Closing the Door

When I started writing Falling Off Air I was a former journalist living in London with a newborn and a toddler. It was hardly surprising, then, that Robin Ballantyne turned out to be a journalist and a fraught mother of two. She juggles a job as a broadcast journalist with parenthood; unlike me, she’s also a single mother and a suspect in a murder case.

Logistically, juggling writing with parenthood should be a lot easier than juggling an office job and children. The writer doesn’t have a boss who’s poised to fire her if she’s late to the office. In theory, the writing parent fits the writing around his or her children. With any luck there might be an hour during the day when the would-be writer has swept up the crumbs from dinnertime and, with the happy sound of tiny snores in the background, is able to lurch exhaustedly towards the computer and tap out 500 words of sheer poetry before she lays her head on her keyboard and starts to snore herself.

I’ve done my share of snoring at the keyboard. My first published book, Falling Off Air, took four or five years to write, with three small children and part-time work.

Now that the children are older, sleeping through the night and spending their days at school, the challenge is not so much finding the hours in the day as finding mental space. For me that means finding physical space. I’ve worked in all sorts of nooks and crannies around the house, places where I can close the door on filing and bills and groceries and dust.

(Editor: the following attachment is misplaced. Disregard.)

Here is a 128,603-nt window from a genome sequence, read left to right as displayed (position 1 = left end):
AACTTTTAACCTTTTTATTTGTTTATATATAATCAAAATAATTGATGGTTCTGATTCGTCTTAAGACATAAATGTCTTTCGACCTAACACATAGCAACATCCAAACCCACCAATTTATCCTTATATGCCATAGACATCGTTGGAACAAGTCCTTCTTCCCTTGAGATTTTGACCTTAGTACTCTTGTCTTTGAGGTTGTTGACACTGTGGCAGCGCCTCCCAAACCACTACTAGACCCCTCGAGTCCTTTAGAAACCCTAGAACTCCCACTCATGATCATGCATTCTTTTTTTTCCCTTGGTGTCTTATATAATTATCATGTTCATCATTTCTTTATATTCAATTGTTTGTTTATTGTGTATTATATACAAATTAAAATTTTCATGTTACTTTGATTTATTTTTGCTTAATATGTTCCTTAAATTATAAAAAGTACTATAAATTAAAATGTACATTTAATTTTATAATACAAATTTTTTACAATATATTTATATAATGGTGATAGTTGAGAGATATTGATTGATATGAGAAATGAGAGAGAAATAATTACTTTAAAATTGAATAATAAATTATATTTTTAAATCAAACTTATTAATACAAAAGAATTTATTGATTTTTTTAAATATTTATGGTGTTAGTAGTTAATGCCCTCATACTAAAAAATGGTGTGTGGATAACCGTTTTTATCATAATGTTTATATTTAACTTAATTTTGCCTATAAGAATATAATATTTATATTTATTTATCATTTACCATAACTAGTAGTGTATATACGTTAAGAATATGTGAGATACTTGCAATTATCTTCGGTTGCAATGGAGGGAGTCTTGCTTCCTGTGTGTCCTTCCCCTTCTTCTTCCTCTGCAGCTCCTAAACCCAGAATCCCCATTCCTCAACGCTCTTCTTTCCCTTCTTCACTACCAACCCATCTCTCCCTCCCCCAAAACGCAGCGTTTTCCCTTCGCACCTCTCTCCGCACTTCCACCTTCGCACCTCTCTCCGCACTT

Since I’ve been published, I have the luxury of treating writing like a job, instead of a dirty secret. I’ve been lucky enough to rent a small office in a quiet block opposite my home. It contains a computer, a kettle, a fridge, a loo, and a sofa where occasionally, after lunch, I succumb to a creative nap. My desk looks out over a high school sports field, and I find the noise of cheering pleasantly companionable. Sometimes I lift my eyes from my screen to watch a penalty shootout. I have no phone line except my mobile, for emergencies. I have no internet access so I can’t waste hours and kid myself it’s research. I can’t even email my friends to report that I’ve made it to the office and am hard at work.

Still there comes a point with each book when even my office sanctuary isn’t enough. I need to get away, just for a few days, to focus entirely on the book, so that I don’t have to drop my writing mid-sentence when the children come home from school. That’s when I turn pleading eyes on my husband, James, and he takes over at home in the evenings, doing battle with homework and piano practice, while I go into retreat. I’ve tried everything from hotels to house sitting when friends go on holiday. And everything works.

It’s hard, when you’re an unpublished writer, to create time and space to complete what seems like a hopeless task. It feels ridiculous, selfish, unrealistic…you imagine that your family and friends are collectively rolling their eyes. It can feel mortifying to ask for other people’s help, especially if you’ve never summoned the courage even to tell them you’re writing a book. But it has to be done. Persuade yourself that afterwards you’ll be better able to describe the sensation of mortification, and you’ll be a better writer for it. Come to think of it, Mortification is not a bad title for a book.